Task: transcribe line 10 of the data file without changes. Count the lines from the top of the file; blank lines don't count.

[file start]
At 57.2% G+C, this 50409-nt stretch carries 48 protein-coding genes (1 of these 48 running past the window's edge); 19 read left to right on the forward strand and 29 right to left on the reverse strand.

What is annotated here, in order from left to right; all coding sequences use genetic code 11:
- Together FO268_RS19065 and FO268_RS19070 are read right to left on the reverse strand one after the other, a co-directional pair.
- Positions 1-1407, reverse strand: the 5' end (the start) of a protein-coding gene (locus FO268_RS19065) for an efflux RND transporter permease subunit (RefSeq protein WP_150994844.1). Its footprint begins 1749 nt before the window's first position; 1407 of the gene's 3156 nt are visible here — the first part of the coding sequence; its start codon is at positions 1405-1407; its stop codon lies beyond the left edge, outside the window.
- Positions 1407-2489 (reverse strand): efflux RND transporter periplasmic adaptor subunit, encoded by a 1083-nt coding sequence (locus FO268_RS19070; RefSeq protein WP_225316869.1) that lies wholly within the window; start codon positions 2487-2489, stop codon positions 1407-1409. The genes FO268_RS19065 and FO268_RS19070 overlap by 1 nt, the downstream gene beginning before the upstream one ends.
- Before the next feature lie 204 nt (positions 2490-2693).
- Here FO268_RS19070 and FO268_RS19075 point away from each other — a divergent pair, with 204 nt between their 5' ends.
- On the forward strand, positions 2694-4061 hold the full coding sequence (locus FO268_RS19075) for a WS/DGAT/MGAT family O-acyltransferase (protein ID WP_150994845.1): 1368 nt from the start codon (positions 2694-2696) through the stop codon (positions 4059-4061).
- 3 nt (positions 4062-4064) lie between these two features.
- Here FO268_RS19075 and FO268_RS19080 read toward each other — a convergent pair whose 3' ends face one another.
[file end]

- Here FO268_RS19075 and FO268_RS19080 read toward each other — a convergent pair whose 3' ends face one another.